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My wife and I are both African American and enjoy going to the beach. Do we need sunscreen for our dark skin?

“No one is immune to skin cancer,” says Sunaina Likhari, M.D., F.A.A.D. “Just because the majority of people diagnosed with melanoma are light-skinned does not mean that melanoma cannot affect people of color, too. When melanoma does occur, it can be more deadly because it’s harder to detect and is usually in an advanced stage once it is detected.”

The American Academy of Dermatology recommends that people of color use a broad-spectrum sunscreen having an SPF of at least 30 and look for ingredients that block harmful ultraviolet rays, such as zinc oxide. “When you re-enter the pool or ocean, always reapply your sunscreen,” says Dr. Likhari.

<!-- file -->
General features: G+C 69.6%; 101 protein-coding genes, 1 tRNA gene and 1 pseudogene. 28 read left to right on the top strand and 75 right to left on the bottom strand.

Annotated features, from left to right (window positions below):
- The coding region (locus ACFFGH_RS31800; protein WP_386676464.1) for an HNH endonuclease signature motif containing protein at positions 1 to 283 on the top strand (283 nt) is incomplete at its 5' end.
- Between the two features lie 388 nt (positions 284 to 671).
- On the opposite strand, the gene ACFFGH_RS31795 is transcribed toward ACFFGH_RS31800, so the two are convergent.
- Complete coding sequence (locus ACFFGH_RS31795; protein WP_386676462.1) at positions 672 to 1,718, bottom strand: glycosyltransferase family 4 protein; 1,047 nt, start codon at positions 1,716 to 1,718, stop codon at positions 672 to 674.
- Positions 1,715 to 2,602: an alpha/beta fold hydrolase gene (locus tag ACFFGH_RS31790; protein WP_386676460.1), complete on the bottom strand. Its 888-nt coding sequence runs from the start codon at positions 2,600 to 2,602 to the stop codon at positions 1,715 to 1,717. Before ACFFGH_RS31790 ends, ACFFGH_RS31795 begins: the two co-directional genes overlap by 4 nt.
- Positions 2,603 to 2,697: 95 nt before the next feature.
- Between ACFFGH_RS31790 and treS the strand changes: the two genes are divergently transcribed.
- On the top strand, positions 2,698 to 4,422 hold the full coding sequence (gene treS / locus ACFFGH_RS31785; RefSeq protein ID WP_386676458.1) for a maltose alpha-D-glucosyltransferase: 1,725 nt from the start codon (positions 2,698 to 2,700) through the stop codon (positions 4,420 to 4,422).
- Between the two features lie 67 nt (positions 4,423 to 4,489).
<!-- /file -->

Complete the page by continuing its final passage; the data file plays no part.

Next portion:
“Sunscreens are important, but you shouldn't totally rely on them,” adds Dr. Likhari. “While they do protect against sunburn, they don’t necessarily prevent cancer. If you use sunscreens to spend more time in the sun, your skin could collect about the same amount of exposure to harmful UV rays. Stay out of the midday sun as much as possible and protect yourself with a wide-brim hat and a long-sleeved shirt.”

“Besides sunscreen, people of color should perform self-exams to look for changes in moles and other skin irregularities and report changes to their primary care doctor or dermatologist,” adds Dr. Likhari. “Pay special attention to the palms of the hands, soles of the feet, the fingernails, toenails, mouth, groin, and buttocks. Look for any spots or lesions that are changing, itching, or bleeding, or any ulcers or wounds that won't heal."​​

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Sunaina Likhari, MD, FAAD

​Patient education is very important. By educating a patient on diagnoses and prognoses, and getting them involved in preventive medicine, they have more control over their own health.